The Philadelphia Water Department, which has increased residential rates about 70 percent since 2007, wants to boost rates by 11 percent over the next three years, keeping pace with a nationwide trend of soaring water costs to pay for aging infrastructure.
The city's water-rate board on Monday will hold the first of seven hearings to listen to public testimony about the department's proposal, filed on March 14. The plan would boost the monthly bill of a typical customer using 500 cubic feet (3,740 gallons) from $66.50 to $73.70 by 2020, or $7.29 a month.
The water department says it needs higher rates to cover increasing operating costs and the costs to comply with stricter environmental regulations, including upgrades to water- and wastewater-treatment plants. It is also increasing the rate of replacing sewers and water mains, whose average age is 70 years old.
"Unfortunately, costs do go up, but we try to dampen it as much as possible," Water Commissioner Debra A. McCarty told the Inquirer and Daily News in an interview Wednesday. "We're very cost-effective, and we're always looking for opportunities to cut costs."
In one example of an escalating expense, the price of the department's ambitious "Green City, Clean Waters" infrastructure program to reduce storm water overflows into streams is on a pace to cost about $4.5 billion over 25 years, McCarty said. The program was initially projected to cost $2.4 billion when it was approved in 2011.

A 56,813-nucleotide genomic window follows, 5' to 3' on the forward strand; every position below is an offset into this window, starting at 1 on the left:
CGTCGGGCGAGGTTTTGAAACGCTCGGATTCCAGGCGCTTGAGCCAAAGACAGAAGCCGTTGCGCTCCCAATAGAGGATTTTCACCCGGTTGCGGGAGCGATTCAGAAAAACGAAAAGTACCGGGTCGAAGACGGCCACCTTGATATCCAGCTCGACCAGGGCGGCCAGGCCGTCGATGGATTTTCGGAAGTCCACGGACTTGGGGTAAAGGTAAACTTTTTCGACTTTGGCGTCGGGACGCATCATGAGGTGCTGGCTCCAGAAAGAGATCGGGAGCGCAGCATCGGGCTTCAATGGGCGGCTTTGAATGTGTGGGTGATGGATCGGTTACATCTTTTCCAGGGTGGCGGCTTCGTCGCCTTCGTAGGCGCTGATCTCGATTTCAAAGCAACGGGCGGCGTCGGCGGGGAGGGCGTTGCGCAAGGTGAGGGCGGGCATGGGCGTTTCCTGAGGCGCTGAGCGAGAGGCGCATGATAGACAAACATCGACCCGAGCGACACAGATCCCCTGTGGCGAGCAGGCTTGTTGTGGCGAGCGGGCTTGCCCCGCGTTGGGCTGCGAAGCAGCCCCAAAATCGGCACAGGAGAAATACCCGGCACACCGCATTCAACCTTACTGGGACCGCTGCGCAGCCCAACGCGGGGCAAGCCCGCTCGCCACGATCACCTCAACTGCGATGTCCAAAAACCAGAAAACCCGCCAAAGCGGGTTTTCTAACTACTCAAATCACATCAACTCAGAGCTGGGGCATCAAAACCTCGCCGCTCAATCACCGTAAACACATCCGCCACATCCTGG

The program, which the city adopted to comply with a U.S. Environmental Protection Agency directive, involves the construction of green gardens and basins to detain rainwater to prevent pollutants from discharging into streams. But green infrastructure has proven costlier to build than anticipated. And the department wants to rein in maintenance costs by using fewer outside contractors and doing more work with city employees, McCarty said.
"We're not the first ones to do green infrastructure, but we're first to do it on this scale," she said. "We're learning as we go, and trying to make improvements as we go."
The department's $2.7 billion six-year capital investment budget, which is not before the rate board, calls for accelerating the replacement rate for water mains from 30 miles a year to 42 miles a year, and also increasing sewer-main upgrades.
The budget also includes $80 million to install advanced metering infrastructure, a wireless network of smart meters that would generate hourly readings, replacing 20-year-old meters that are now read monthly by a vehicle equipped with a radio receiver. With real-time readings, the city can alert customers to potential leaks, and also detect possible thefts. The devices would also give the department the ability to remotely shut off delinquent customers.
The city is currently negotiating a contract with a meter vendor, which will require City Council approval, McCarty said.
Philadelphia's increasing water rates are keeping pace with the industry, as well as those charged by investor-owned utilities that serve many suburban Philadelphia communities, according to the American Water Works Association. Nationwide, the Consumer Price Index for water, sewer, and trash-collection services has increased 133 percent in the last two decades, more than double the 54 percent increase in all consumer prices.